Washington, Aug 28 | US Federal Reserve Chairman Jerome Powell announced that the central bank will seek to achieve inflation that averages 2 percent over time, a new strategy for carrying out monetary policy to help fight the COVID-19 pandemic and boost economic recovery.
“Therefore, following periods when inflation has been running below 2 per cent, appropriate monetary policy will likely aim to achieve inflation moderately above 2 per cent for some time,” Powell said in remarks to the Kansas City Fed’s annual Jackson Hole research conference on Thursday, which is being held virtually this year because of the pandemic, Xinhua news agency reported.
“Our approach could be viewed as a flexible form of average inflation targeting. Our decisions about appropriate monetary policy will continue to reflect a broad array of considerations and will not be dictated by any formula,” he said.
The new approach came after the Federal Open Market Committee, the Fed’s policy-making committee, on Thursday formally approved a revamp of the central bank’s statement on longer-run goals and monetary policy strategy following a yearlong review of its monetary policy framework.
The revised statement also shows that the Fed’s policy decision will be informed by the “assessments of the shortfalls of employment from its maximum level” rather than by “deviations from its maximum level” in the previous statement, Powell noted.
“This change may appear subtle, but it reflects our view that a robust job market can be sustained without causing an outbreak of inflation,” he said.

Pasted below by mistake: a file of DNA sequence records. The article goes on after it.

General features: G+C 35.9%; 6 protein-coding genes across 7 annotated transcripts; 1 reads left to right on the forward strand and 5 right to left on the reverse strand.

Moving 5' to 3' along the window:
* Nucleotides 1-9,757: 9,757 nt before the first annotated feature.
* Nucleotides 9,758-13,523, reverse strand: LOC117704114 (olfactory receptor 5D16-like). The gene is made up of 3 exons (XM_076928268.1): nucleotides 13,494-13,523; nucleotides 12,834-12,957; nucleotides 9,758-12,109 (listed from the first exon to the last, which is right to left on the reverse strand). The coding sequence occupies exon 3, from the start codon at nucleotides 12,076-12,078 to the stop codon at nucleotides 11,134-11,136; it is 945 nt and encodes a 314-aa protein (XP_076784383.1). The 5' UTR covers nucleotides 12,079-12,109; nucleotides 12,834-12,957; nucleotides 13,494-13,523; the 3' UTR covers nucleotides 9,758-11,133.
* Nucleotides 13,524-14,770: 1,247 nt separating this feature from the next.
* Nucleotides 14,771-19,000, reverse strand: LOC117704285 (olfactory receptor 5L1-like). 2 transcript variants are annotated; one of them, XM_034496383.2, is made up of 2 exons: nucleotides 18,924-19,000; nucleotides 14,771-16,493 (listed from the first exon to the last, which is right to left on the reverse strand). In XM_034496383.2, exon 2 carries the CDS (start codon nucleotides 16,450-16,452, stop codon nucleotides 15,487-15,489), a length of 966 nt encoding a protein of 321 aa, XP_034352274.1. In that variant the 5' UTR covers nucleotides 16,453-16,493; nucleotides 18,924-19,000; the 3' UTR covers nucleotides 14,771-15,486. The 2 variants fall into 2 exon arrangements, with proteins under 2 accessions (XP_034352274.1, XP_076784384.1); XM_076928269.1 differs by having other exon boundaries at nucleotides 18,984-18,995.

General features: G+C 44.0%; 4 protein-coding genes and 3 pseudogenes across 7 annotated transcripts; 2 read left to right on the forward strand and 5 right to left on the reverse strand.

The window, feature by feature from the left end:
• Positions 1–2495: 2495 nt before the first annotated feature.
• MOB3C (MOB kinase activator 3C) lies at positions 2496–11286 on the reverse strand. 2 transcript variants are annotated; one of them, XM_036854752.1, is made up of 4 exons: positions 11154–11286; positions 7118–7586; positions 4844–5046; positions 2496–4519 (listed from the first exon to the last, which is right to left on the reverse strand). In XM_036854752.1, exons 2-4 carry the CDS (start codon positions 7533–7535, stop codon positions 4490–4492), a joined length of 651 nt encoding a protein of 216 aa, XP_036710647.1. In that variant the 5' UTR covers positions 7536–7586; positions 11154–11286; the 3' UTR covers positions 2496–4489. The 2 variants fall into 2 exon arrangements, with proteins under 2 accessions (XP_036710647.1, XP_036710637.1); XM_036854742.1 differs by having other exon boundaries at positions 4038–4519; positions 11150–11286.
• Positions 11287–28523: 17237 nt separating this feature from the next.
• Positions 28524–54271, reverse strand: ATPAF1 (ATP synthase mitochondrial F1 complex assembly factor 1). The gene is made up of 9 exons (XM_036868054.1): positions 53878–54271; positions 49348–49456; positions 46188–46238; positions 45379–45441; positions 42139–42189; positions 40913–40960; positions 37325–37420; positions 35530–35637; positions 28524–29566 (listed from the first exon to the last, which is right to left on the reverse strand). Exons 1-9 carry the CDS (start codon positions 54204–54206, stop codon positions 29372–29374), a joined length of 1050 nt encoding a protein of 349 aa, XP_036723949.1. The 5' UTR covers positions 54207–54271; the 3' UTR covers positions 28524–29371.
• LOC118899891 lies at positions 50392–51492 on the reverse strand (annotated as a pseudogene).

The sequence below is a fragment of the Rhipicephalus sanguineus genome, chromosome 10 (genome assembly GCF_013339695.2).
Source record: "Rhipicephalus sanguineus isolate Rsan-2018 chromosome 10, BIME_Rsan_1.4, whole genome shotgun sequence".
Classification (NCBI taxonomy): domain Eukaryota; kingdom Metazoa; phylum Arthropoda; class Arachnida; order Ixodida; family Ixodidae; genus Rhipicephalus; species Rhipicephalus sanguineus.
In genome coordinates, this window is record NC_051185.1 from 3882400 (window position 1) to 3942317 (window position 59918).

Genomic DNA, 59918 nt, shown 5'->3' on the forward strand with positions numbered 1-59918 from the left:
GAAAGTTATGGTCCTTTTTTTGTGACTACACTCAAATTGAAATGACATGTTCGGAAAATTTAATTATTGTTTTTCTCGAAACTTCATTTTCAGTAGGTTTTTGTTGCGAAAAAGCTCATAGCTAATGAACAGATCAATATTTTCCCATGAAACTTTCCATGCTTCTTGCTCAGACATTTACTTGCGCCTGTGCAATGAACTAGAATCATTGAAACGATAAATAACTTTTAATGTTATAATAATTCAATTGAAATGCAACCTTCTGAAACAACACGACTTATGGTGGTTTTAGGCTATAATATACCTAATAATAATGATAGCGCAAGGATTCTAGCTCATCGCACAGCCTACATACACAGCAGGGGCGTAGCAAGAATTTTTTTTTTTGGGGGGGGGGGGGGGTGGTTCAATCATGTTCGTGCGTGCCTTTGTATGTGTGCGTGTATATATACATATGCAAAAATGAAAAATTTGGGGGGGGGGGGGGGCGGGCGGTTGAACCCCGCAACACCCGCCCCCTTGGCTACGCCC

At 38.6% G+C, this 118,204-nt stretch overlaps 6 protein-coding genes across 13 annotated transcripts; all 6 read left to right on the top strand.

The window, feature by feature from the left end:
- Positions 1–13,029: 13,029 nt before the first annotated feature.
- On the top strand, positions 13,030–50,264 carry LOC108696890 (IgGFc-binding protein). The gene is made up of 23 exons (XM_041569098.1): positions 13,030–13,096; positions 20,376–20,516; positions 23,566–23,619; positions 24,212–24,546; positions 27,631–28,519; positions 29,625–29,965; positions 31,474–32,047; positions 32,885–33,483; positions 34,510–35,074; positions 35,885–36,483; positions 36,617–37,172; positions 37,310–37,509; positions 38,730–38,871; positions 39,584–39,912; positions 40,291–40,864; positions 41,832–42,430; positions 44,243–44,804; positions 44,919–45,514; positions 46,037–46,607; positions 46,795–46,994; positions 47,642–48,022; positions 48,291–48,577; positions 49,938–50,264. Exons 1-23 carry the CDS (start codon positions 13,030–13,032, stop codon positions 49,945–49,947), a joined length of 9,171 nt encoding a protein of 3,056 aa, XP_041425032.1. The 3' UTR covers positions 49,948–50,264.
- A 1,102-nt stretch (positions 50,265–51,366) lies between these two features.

Powell also said that the new strategy explicitly acknowledges the challenges posed by “the proximity of interest rates to the effective lower bound.”
“By reducing our scope to support the economy by cutting interest rates, the lower bound increases downward risks to employment and inflation. To counter these risks, we are prepared to use our full range of tools to support the economy,” he said.
The Fed’s shift to average inflation targeting means that the central bank will operate with a temporarily higher inflation target, where “temporarily” is measured in several years, according to Roberto Perli, a former Fed staffer and now head of global policy research at Cornerstone Macro.
“The policy regime shift at the Fed is significant and makes it more asymmetric. The language on employment side of equation is pretty clear. The road to further accommodation & unorthodox policy is wide open,” echoed Joseph Brusuelas, chief economist at accounting and consulting firm RSM US LLP.
The Fed last month kept its benchmark interest rate unchanged at the record-low level of near zero while warning that a recent resurgence in COVID-19 cases nationwide started to weigh on economic recovery.
The Fed cut interest rates to near zero at two unscheduled meetings in March and began purchasing massive quantities of US treasuries and agency mortgage-backed securities to repair financial markets. It also unveiled new lending programs to provide up to US $2.3 trillion to support the economy in response to the coronavirus outbreak.
The US economy contracted at a revised annual rate of 31.7 per cent in the second quarter amid mounting COVID-19 fallout, the US Commerce Department reported Thursday.